We had a good discussion last night regarding layout size and construct. All ideas so far show the layout will be too large. – how to reduce the size yet keep what we wish ?
One idea was the paper-clip, or inverted oval construct shown here:
This construct is based on the idea of smaller scenery with staging on the same baseboard. Rather than having staging on one side, and scenery on another, this construct has about 90% scenery on the outside with all staging on the inside. That 10% is unnatural crossing of the lines. Have a look at the cross section A-A.
There would be no operable triangle.
I have reservations on this construct as it is limited by the width of the baseboard, more staging means less scenery, and obviously more scenery means less staging. To do the coal sidings you need at least 3ft wide baseboards, leaving no room for staging on the back.
To me it limits the amount of train we wish to run. This construct is too limited and is not a improvement over Murranbilla in any way.
However it has in the process got everyone thinking, including me. enough to share this. This Sketch is just that, and it shows probably way too much staging.
And there will be more to this process I’m sure…..that what these pages are, “out loud thinking”.
After being disappointed with Idea 8, I thought of this construct. this one is a little more difficult and challenging.
This construct is based on the idea of two diorama type scenes, one being the bridge, one the coal sidings. At each end a spiral staging yard that gains height to the bridge scene. the triangle is one level. that change of height is not visible “on-stage”
These spiral staging would have say 6 tracks, 3 for each “gauge” at each end. that would allow 4 train per gauge on the layout (since one line at each end has to be a express road). They would be a challenge to construct, being curved and on a grade as well. when pulled apart they would be easy enough to store. Those spiral save all the space for storage.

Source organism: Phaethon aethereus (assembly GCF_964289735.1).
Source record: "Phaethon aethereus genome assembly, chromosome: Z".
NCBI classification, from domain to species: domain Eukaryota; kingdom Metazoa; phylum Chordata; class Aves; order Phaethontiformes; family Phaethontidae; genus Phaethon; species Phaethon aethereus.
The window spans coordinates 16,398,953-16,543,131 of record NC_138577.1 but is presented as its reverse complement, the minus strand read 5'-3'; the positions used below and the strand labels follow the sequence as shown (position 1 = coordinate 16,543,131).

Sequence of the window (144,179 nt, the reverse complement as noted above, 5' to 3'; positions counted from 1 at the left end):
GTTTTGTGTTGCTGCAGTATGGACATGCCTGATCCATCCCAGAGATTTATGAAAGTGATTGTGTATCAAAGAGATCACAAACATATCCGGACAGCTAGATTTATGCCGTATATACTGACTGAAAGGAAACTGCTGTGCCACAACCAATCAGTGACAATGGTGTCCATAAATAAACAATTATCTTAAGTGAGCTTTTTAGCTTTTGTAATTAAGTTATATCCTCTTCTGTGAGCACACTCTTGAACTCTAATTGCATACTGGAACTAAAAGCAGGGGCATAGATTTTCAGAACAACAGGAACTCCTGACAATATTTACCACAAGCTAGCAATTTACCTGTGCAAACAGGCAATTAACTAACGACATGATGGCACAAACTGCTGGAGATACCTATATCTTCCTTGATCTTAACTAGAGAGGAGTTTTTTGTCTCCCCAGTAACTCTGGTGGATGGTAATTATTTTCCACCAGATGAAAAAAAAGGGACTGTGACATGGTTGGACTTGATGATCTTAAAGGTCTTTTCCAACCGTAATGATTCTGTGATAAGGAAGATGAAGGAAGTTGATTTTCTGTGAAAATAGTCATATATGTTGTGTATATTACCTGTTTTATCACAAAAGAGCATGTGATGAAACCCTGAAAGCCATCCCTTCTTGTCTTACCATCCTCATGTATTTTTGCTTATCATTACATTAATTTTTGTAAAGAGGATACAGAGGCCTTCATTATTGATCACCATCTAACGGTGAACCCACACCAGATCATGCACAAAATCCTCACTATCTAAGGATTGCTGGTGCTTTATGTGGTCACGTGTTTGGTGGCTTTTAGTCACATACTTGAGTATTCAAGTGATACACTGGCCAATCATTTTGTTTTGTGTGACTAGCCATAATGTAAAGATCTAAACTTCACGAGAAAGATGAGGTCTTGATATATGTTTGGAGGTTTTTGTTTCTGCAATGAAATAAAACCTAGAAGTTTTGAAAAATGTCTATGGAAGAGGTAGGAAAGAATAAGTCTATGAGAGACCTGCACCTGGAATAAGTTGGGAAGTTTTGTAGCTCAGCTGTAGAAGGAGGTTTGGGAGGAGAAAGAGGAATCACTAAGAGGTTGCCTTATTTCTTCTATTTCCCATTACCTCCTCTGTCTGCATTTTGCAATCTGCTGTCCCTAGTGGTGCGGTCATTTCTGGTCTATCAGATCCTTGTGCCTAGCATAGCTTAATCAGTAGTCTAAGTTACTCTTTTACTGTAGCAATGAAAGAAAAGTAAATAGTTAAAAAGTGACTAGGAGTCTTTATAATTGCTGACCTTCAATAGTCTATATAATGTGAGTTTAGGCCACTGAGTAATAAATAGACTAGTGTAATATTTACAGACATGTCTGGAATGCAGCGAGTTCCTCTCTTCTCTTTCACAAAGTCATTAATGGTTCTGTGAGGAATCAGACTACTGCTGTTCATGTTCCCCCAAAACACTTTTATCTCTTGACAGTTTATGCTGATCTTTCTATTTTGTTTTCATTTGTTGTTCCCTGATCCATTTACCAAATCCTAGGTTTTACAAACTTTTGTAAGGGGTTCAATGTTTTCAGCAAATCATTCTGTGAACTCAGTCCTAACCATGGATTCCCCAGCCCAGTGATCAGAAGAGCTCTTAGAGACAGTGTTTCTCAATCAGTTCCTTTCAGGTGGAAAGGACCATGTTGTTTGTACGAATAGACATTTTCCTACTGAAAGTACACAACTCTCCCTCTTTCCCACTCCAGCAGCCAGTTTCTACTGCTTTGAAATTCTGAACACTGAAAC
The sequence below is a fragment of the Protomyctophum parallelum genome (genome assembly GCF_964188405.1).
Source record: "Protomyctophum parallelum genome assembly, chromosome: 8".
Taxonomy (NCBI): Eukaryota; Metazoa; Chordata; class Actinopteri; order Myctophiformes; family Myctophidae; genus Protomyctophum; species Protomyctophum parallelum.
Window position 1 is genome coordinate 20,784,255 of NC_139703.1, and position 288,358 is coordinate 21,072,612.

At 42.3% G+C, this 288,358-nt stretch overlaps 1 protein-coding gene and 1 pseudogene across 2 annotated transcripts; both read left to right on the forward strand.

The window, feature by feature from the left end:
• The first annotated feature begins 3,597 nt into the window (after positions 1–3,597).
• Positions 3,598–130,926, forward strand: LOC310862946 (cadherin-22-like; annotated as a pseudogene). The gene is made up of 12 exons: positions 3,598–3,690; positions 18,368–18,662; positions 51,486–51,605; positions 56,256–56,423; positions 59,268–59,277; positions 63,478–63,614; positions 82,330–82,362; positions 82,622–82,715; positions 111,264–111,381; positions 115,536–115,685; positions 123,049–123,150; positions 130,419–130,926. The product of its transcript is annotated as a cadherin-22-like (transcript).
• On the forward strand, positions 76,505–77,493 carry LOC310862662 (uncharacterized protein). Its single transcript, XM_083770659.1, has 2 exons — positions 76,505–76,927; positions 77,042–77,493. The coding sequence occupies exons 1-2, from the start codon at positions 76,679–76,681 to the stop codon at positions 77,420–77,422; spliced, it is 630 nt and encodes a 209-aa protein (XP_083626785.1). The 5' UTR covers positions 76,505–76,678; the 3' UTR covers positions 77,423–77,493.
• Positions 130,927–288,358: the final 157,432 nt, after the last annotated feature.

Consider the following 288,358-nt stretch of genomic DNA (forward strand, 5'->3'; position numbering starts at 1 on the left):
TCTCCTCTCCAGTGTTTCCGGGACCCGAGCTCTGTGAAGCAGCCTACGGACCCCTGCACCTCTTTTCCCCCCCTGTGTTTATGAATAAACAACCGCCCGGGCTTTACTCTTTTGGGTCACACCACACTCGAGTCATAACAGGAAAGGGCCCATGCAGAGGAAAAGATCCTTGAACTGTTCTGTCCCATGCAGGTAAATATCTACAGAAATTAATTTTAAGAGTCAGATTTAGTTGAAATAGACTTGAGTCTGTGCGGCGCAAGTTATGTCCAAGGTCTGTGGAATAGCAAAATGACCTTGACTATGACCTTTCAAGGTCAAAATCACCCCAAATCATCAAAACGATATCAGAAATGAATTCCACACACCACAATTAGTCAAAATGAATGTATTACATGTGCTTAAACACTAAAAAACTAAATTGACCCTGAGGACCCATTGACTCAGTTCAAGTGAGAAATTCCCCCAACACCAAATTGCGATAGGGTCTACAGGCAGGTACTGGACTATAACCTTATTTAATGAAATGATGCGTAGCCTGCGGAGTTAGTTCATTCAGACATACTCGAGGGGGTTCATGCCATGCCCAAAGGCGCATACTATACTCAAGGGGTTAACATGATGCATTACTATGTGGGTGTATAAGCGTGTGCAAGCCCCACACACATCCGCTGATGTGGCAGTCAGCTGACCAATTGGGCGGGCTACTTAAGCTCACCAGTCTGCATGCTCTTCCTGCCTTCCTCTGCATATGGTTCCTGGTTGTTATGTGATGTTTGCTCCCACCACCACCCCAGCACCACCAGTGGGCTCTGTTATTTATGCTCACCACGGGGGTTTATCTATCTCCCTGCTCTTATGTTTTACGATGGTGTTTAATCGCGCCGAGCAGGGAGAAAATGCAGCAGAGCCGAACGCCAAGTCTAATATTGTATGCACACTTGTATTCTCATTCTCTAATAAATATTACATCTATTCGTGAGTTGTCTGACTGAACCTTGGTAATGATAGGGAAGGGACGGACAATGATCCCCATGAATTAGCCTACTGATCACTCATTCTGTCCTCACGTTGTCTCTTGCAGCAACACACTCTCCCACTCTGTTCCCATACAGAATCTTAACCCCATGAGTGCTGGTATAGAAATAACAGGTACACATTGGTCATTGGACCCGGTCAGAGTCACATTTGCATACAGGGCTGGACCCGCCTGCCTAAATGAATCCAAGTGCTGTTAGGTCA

I’d estimate this layout to be 32 ft long by 15 ft wide.
This in theory would produce a layout a lot smaller than the other ideas to date. It still keeps the yard inside.
This construct took the same boards for the scenic area as in plan 9, and joined them together, and has put loops at each end. Even though looking massive it isn’t when you think that the staging yards are those specially designed curved trays/troughs, that fold and hinge to make for easy transport.
The railway becomes “end to end” with return loops at each end. Like Idea 9 there is a express road at each end. Because there is a limit to the roads, there would be 5 tracks for each end. But there would be ability for single ended staging as well. So ‘ say each line has 8 trains in the main continuous staging.
You can see the effective space taken as shown with the green border. I’d estimate this layout being 50 ft long by 16 ft wide. yes it is long, but not that complicated really. Yes a bit of walking if you follow your train. And because of the return loops, little time for one train to arrive and another to go the other way.
What will be challenging is not to gridlock one end ! And if needed we can set up a auto run circuit that will allow you to leave a train going by itself, even through the reverse loops ! Though the normal practice would be to drive the train to you from the other staging yard (like we did on the old club layout).
There is the issue of the staging yards fully visible at each end. I would simply have some screen made up to hide each end. you could go clear perspex – but we all know how dirty and bad that gets!